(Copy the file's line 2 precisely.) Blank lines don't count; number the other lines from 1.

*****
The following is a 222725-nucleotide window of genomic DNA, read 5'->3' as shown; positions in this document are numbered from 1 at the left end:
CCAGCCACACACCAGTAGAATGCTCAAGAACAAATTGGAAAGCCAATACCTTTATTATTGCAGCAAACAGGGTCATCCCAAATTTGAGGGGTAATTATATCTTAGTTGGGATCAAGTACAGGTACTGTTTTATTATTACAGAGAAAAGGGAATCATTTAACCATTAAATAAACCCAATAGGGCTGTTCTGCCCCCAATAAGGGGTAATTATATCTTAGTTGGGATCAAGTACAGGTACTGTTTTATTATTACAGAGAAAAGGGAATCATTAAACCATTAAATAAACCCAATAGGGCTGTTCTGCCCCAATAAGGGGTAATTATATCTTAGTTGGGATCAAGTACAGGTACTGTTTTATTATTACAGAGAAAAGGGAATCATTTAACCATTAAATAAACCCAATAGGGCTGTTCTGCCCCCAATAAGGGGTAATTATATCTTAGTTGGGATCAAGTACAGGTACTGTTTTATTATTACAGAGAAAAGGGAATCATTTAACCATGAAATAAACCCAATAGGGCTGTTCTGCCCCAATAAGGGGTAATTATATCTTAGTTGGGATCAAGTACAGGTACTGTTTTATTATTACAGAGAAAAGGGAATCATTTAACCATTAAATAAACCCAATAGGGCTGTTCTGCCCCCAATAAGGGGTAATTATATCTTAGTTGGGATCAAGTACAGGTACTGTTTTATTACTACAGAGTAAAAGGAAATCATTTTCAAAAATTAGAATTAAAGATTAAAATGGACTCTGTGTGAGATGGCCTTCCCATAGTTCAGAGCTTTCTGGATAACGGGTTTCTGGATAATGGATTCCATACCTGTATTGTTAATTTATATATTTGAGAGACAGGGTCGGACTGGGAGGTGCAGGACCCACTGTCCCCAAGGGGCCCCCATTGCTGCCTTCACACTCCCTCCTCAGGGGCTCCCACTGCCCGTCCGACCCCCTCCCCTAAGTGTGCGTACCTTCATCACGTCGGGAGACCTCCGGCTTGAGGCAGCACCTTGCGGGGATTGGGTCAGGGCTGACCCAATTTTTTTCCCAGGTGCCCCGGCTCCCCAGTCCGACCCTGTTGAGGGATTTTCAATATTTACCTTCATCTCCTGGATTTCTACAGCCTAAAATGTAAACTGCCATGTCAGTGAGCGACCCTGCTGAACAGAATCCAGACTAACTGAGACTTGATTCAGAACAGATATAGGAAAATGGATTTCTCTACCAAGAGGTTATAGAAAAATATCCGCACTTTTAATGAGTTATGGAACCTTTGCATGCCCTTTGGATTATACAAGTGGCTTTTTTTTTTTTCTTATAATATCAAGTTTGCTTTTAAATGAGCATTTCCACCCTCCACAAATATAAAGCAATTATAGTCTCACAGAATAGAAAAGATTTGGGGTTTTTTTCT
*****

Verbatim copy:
CCAGCCACACACCAGTAGAATGCTCAAGAACAAATTGGAAAGCCAATACCTTTATTATTGCAGCAAACAGGGTCATCCCAAATTTGAGGGGTAATTATATCTTAGTTGGGATCAAGTACAGGTACTGTTTTATTATTACAGAGAAAAGGGAATCATTTAACCATTAAATAAACCCAATAGGGCTGTTCTGCCCCCAATAAGGGGTAATTATATCTTAGTTGGGATCAAGTACAGGTACTGTTTTATTATTACAGAGAAAAGGGAATCATTAAACCATTAAATAAACCCAATAGGGCTGTTCTGCCCCAATAAGGGGTAATTATATCTTAGTTGGGATCAAGTACAGGTACTGTTTTATTATTACAGAGAAAAGGGAATCATTTAACCATTAAATAAACCCAATAGGGCTGTTCTGCCCCCAATAAGGGGTAATTATATCTTAGTTGGGATCAAGTACAGGTACTGTTTTATTATTACAGAGAAAAGGGAATCATTTAACCATGAAATAAACCCAATAGGGCTGTTCTGCCCCAATAAGGGGTAATTATATCTTAGTTGGGATCAAGTACAGGTACTGTTTTATTATTACAGAGAAAAGGGAATCATTTAACCATTAAATAAACCCAATAGGGCTGTTCTGCCCCCAATAAGGGGTAATTATATCTTAGTTGGGATCAAGTACAGGTACTGTTTTATTACTACAGAGTAAAAGGAAATCATTTTCAAAAATTAGAATTAAAGATTAAAATGGACTCTGTGTGAGATGGCCTTCCCATAGTTCAGAGCTTTCTGGATAACGGGTTTCTGGATAATGGATTCCATACCTGTATTGTTAATTTATATATTTGAGAGACAGGGTCGGACTGGGAGGTGCAGGACCCACTGTCCCCAAGGGGCCCCCATTGCTGCCTTCACACTCCCTCCTCAGGGGCTCCCACTGCCCGTCCGACCCCCTCCCCTAAGTGTGCGTACCTTCATCACGTCGGGAGACCTCCGGCTTGAGGCAGCACCTTGCGGGGATTGGGTCAGGGCTGACCCAATTTTTTTCCCAGGTGCCCCGGCTCCCCAGTCCGACCCTGTTGAGGGATTTTCAATATTTACCTTCATCTCCTGGATTTCTACAGCCTAAAATGTAAACTGCCATGTCAGTGAGCGACCCTGCTGAACAGAATCCAGACTAACTGAGACTTGATTCAGAACAGATATAGGAAAATGGATTTCTCTACCAAGAGGTTATAGAAAAATATCCGCACTTTTAATGAGTTATGGAACCTTTGCATGCCCTTTGGATTATACAAGTGGCTTTTTTTTTTTTCTTATAATATCAAGTTTGCTTTTAAATGAGCATTTCCACCCTCCACAAATATAAAGCAATTATAGTCTCACAGAATAGAAAAGATTTGGGGTTTTTTTCT